timer thread may not be stopped correctly after the last thread has
exited.

How can I move this patch forward? Are there any objections to it being
merged? If so, I'd love to try to fix them.

Without the patch, PowerTOP shows that Ruby trunk (-e "sleep 60") is a
bad offender when it comes to CPU wakeups:

     Wakeups-from-idle per second : 127.2    interval: 15.0s
     no ACPI power usage estimate available
     Top causes for wakeups:
       43.1% ( 99.5)              ruby : hrtimer_start_range_ns
     (hrtimer_wakeup)
       22.6% ( 52.1)     <kernel core> : hrtimer_start_range_ns
     (tick_sched_timer)
        5.5% ( 12.8)       <interrupt> : ahci
        5.2% ( 12.0)     <kernel core> : __mod_timer (rh_timer_func)
        4.7% ( 10.7)     <kernel core> : hrtimer_start
(tick_sched_timer)
        3.8% (  8.8)   chromium-browse : hrtimer_start_range_ns
     (hrtimer_wakeup)
     ...

With the patch applied, Ruby doesn't make it onto the (untruncated) list
at all:

     Wakeups-from-idle per second : 68.9     interval: 15.0s
     no ACPI power usage estimate available
     Top causes for wakeups:
       45.2% ( 50.9)     <kernel core> : hrtimer_start_range_ns
     (tick_sched_timer)
       10.8% ( 12.2)     <kernel core> : __mod_timer (rh_timer_func)
       10.7% ( 12.0)       <interrupt> : ahci
       10.1% ( 11.3)     <kernel core> : hrtimer_start
(tick_sched_timer)
        3.4% (  3.8)   chromium-browse : __mod_timer
(process_timeout)
        2.5% (  2.9)   chromium-browse : hrtimer_start_range_ns
     (hrtimer_wakeup)
     ...

I've attached an update that makes the patch apply cleanly again after
some changes were made to trunk.

Attachment: (unnamed)
Attachment: (unnamed)
=end

#8 Updated by Koichi Sasada over 4 years ago

=begin
(2010/10/13 15:18), Mark Somerville wrote:

How can I move this patch forward? Are there any objections to it being
merged? If so, I'd love to try to fix them.

Yes, I have. Two reasons.

(1) You missed signal problem which cause critical timing bug. Please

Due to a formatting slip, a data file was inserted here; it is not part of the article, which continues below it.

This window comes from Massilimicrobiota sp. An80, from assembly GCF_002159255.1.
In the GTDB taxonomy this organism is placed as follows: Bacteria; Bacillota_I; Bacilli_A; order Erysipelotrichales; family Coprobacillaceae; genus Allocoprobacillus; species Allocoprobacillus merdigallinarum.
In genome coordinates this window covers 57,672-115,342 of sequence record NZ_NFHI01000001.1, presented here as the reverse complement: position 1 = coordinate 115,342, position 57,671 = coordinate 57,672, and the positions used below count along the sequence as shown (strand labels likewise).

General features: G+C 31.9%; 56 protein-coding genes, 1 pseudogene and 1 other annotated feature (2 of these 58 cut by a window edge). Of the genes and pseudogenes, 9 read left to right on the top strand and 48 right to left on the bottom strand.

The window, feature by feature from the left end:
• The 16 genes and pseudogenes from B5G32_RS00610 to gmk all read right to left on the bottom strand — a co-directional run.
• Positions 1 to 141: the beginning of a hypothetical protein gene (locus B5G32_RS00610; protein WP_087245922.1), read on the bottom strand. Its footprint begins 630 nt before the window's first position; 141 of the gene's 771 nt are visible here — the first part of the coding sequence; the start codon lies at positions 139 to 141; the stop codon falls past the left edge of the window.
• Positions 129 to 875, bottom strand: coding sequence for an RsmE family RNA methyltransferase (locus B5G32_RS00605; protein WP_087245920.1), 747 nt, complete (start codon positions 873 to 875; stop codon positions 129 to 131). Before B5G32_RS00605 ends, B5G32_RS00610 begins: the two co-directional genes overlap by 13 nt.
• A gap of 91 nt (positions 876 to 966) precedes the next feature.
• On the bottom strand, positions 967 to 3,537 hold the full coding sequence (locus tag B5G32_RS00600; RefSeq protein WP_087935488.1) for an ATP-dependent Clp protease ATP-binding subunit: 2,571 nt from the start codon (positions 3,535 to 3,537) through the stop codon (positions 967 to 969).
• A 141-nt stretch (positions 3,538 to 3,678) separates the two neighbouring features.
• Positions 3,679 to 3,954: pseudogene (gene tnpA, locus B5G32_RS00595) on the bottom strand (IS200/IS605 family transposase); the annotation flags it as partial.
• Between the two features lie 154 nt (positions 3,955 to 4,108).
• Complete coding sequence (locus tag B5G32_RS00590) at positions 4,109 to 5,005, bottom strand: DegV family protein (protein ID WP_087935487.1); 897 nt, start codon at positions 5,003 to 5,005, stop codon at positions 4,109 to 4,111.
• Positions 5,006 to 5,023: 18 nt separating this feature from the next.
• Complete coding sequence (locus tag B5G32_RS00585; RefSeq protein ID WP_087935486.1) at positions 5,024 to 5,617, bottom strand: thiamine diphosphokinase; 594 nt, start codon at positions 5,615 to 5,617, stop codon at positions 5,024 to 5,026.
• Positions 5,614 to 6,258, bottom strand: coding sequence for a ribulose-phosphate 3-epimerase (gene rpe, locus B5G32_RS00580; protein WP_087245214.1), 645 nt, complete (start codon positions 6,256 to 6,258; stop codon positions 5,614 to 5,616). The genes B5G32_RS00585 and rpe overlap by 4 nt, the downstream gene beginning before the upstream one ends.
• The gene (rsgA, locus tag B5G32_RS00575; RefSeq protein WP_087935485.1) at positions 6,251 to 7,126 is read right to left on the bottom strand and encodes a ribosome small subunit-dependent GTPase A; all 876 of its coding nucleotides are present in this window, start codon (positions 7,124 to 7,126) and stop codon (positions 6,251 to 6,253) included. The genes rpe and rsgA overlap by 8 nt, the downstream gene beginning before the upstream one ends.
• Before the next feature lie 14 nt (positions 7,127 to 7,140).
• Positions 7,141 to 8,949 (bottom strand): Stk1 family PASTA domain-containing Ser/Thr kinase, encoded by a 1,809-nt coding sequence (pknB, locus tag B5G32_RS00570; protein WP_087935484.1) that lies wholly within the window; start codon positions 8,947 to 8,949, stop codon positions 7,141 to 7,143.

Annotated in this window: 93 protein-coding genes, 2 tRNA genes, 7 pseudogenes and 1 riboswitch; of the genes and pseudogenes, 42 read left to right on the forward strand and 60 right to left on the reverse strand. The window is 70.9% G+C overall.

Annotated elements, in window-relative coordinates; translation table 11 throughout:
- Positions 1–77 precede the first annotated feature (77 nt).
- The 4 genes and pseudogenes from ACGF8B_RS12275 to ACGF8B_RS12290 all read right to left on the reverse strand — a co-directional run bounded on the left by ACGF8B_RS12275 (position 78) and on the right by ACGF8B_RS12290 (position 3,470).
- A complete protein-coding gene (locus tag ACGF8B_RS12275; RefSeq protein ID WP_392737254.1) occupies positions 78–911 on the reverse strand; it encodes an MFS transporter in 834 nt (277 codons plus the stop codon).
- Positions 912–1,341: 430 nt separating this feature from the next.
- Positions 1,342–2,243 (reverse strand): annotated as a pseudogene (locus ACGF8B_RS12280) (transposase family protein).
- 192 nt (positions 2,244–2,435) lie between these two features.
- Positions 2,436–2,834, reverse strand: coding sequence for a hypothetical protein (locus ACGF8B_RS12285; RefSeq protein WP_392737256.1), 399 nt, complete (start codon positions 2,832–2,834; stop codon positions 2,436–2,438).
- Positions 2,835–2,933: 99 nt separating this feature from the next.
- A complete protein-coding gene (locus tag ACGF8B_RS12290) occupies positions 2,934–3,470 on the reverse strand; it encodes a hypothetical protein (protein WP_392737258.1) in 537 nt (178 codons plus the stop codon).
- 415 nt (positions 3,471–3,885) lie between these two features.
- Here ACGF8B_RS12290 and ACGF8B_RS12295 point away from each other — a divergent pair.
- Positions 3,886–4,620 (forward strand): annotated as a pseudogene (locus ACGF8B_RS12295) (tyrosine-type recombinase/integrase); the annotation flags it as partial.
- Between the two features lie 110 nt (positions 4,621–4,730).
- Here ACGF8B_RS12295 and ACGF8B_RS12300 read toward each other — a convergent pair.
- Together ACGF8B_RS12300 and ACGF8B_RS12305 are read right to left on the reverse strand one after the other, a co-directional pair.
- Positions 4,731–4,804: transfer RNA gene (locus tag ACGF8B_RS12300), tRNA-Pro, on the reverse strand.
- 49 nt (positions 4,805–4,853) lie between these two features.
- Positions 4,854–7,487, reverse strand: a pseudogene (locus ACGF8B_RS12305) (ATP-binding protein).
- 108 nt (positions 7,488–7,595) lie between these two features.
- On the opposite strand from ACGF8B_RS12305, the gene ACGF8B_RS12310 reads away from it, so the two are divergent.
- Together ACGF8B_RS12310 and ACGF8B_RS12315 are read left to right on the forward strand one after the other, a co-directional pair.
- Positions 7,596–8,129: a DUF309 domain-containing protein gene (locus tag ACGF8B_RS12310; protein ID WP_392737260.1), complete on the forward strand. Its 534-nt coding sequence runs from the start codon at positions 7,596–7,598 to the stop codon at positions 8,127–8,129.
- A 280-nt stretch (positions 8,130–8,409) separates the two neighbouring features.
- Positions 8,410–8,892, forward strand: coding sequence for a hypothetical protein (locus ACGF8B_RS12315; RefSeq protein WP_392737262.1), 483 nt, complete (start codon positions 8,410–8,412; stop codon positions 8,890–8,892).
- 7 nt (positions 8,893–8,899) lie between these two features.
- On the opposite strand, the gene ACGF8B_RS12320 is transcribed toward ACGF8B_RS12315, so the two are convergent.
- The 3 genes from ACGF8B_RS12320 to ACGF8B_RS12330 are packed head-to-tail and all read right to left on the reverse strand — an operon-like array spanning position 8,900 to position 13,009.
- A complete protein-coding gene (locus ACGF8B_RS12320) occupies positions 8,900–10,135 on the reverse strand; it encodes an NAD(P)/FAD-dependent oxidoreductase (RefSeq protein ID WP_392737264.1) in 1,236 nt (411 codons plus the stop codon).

read thread_timer() on the thread_pthread.c. It is tough for me to
describe the behavior in English.

In short, we need to repeat sending a signal to wake-up the target ruby
thread completely.

ex) How to wake up the thread?

 check_signal();
   <- receive signal at this timing
 select(..., infinitely);

The thread never wake-up. Generally, to avoid this timing issue,
pselect(2) is provided. However, select(2) is not only blocking system
calls on the Ruby's case.

(2) Performance issue. Your patch start/kill the timer thread. In
general, the native thread creation/deletion cause some performance issue.


I understand your issue. In fact, I'm considering this problem and
seeking the solution in recent months.

Could you wait for some days? I may show the another idea.

BTW, recent python solve with some clever (complex, for me) method.
http://www.dabeaz.com/python/UnderstandingGIL.pdf

--
// SASADA Koichi at atdot dot net

=end

#9 Updated by Mark Somerville over 4 years ago

=begin
Hi Koichi,

On Wed, Oct 13, 2010 at 11:40:52PM +0900, SASADA Koichi wrote:

It is tough for me to describe the behavior in English.

OK.

ex) How to wake up the thread?

check_signal();
  <- receive signal at this timing
select(..., infinitely);

Would this occur if rb_signal_buff_size() > 1 and we process a signal
with a handler that calls a blocking function?

(2) Performance issue. Your patch start/kill the timer thread. In
general, the native thread creation/deletion cause some performance issue.

I assumed (perhaps incorrectly) that the overhead was small enough and
the creation and deletion uncommon enough that it wouldn't be a problem.

Perhaps there could be a method of increasing the time the timer thread
waits if rb_thread_alone() and creation of a new thread could reduce
this again.

I understand your issue. In fact, I'm considering this problem and
seeking the solution in recent months.

It seems to me that we are attempting different things. I have been
primarily concerned with reducing/removing CPU wakeups in the
single-threaded case and falling back to the timer thread when
multi-threaded. Assuming, I understand you correcly, you appear to be
trying to remove the timer thread completely.

If you are trying to remove the timer thread altogether, that's
great news and I won't bother carrying this patch on!

Could you wait for some days? I may show the another idea.

Sure. I'll be interested to see it!

BTW, recent python solve with some clever (complex, for me) method.
http://www.dabeaz.com/python/UnderstandingGIL.pdf

Really interesting reading.

Thanks a lot, very useful!

Attachment: (unnamed)
=end

#10 Updated by Koichi Sasada over 4 years ago

=begin
Hi,

(2010/10/14 16:45), Mark Somerville wrote:

ex) How to wake up the thread?

check_signal();
  <- receive signal at this timing
select(..., infinitely);

Would this occur if rb_signal_buff_size() > 1 and we process a signal
with a handler that calls a blocking function?

I can't understand your situation.

My situation is occur if signal received at pointed by :

thread.c:2504
BLOCKING_REGION({
/* !!! !!! */
result = select(n, read, write, except, timeout);